It’s been for some time that Manipur has been caught up in cycles of unrest. Various social and political issues have prompted different forms of protests time after time. Many such social movements are indeed worthy of the name and the labour involved and need all the support that can be garnered. However, one has to be wary too of frivolous attempts disguised as a movement but seek some ulterior motive other than the stated, occurring either by intent or genuine misconception.
Thankfully, with the change in government the state is witnessing a decline in bandhs, blockades; and the much undesirable but regularly happening violent gheraos and lynching should be the next things we confine to the past. Ideally, these forms of protest should be replaced with humane forms of protests.
Many protests do have a basis in some underlying problem, but instead of seeking out relevant corrective measure they are often misdirected for some socio-political gains. Such undertakings can be easily manoeuvred because the state is diverse, hence the mass media is predominantly divided into various vernacular groupings catering to differing sentiments. And, thus, Civil Societies and the general masses by virtue of information asymmetries that exist in the state, tend to be easy prey in such scenarios, which have been repeated all too often.
The public must be able to make informed choices whenever some social issues come up so that we don’t get taken for a ride. Thus, the media in Manipur must take responsibility and bear accountability over the news it publishes because being the fourth estate it needs to play its part in rebuilding the state. There have been glaring instances where peaceful conditions were drastically altered by insensitive and dubious reporting. As Manipur doesn’t yet enjoy even a semblance of political and social stability the need for media due diligence is dire. While the public and the mass media being a watchdog over law enforcement, legislature and government is essential, it should not lead to mob justice and media trial tendencies.
We must learn to respect the due process of the law. The goal of social movements should be to put in place a fair and reliable system of governance and refining the procedures of public service.
Besides the undesirable trend of mob justice and corporal punishment that have cropped up in society from certain elements, we have recently started to also witness incessant media trials of one issue or the other. Take for instance the last Manipur Public Service Commission’s Manipur Civil Service Examination. First notified in 2015, the advertisement was withdrawn over demands to include local language criteria as an essential requirement. This was a real genuine issue, and the authorities thankfully remedied the matter. The controversies that marred this exam afterwards need to be examined thoroughly for their merits, and as far as possible avoid media trials which will manifest misinformation and undermine the due process of the law.
What came as a shock was that the student groups protesting against MCSCCE 2016 actually vandalized the MPSC Office and the Car of the then Chairman of the Commission, much unbecoming of aspiring civil servants. Further inspection of the complaint revealed that the grievances of these protestors arose only after the results were declared, which may have been coincidental but raises doubts nonetheless on whether these protests were only for self-serving goals. No doubt, one familiar with the landscape of the state can fathom that there may have really had genuine concerns and grievances. MPSC is not UPSC in terms of its capability, standards and organizational efficiency.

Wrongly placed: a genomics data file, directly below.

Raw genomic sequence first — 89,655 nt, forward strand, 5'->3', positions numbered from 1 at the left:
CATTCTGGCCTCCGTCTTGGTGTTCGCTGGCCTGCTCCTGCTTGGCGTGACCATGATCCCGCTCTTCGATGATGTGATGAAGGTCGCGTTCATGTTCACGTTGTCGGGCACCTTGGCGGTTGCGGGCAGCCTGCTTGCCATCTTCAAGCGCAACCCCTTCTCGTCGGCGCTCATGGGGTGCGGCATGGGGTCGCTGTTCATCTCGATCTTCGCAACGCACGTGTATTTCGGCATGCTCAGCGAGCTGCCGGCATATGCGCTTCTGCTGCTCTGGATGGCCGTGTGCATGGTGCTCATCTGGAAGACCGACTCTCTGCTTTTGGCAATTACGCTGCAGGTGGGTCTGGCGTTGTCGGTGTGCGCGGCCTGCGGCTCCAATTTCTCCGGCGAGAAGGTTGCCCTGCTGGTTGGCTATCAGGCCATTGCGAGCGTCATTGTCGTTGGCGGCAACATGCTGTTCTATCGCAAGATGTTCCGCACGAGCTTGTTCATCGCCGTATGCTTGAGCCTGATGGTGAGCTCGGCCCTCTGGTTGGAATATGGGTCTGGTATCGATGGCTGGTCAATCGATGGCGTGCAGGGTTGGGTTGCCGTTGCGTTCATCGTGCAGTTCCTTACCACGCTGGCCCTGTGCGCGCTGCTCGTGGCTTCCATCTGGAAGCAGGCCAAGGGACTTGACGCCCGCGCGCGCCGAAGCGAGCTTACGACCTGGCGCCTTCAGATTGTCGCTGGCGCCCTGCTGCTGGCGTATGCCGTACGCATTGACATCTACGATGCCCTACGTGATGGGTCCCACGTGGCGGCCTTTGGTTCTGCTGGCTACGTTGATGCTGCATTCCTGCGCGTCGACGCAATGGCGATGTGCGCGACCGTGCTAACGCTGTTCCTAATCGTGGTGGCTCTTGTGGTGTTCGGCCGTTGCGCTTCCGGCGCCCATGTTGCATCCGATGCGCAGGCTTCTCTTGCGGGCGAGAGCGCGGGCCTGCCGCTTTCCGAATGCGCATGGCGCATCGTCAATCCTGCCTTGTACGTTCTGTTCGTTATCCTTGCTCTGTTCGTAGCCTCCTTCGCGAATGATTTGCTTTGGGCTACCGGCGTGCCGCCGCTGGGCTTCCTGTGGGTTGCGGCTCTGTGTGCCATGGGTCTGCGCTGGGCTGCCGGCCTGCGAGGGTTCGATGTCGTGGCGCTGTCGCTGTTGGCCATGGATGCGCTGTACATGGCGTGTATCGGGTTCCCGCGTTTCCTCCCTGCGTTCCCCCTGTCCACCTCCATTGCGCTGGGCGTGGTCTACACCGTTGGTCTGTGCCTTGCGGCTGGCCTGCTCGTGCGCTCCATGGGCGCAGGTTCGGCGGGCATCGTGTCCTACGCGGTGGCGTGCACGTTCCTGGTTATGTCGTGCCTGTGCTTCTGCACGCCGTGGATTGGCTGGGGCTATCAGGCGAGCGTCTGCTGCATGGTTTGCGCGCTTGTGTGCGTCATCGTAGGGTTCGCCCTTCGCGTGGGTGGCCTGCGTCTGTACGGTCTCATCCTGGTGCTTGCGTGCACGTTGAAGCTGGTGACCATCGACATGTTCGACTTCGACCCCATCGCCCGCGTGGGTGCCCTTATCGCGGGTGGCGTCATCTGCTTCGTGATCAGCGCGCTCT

Thus, every effort to make the MPSC better is to be appreciated, however, any attempt seeking to dictate the functioning of a constitutional body through the use of brute force would be most undesirable for the society as a whole and governance in particular, and needs to be nipped in the bud.
Watching TV News reports on the MPSC MCSCCE 2016 controversy one can sense that parallels are drawn to the Assam Public Service Commission APSC Scam. Here it is pertinent to note that such a comparison holds no water. In the case of APSC the Job for Cash scam was caught red handed and the modus operandi systematically unearthed; the emphasis was on evidence of wrongdoing, not on a propagandist approach. The whole anti-corruption operation against the APSC was carried out objectively, the people involved are being arrested and penalized, much unlike the case of the MPSC controversy where the protesting candidates are asking for quashing of the whole exam. Especially surprising since quashing of the completed examination is being demanded ahead of other options like re-evaluation or inquiry and investigation.
The whole logistics of conducting a statewide civil services exam are rather massive, and there are humane considerations too: are the candidates selected the cause of the controversy that they are so being targeted? Would they be made scapegoats in the name of activism? Don’t they deserve prudent review at the very least? Surely merit cannot be considered with such disdain and preface such little regard. Many among them would have left other jobs and opportunities to take up the MCSCCE 2016. If the matter is sub judice, is it not best left to the wisdom of the court?
It is also noteworthy that many recruitment processes in the state are being mired in such controversies and jobs remain scarce. Our people are simply suffering in a quagmire of litigation and protest. It is about time we adopt procedural corrections and learn to sieve out the corrupt without halting the process of growth and development as a whole.
This article was sent to Kangla Online by AS Eunice, who can be contacted at plcmeryl(at)rediffmail(dot)com.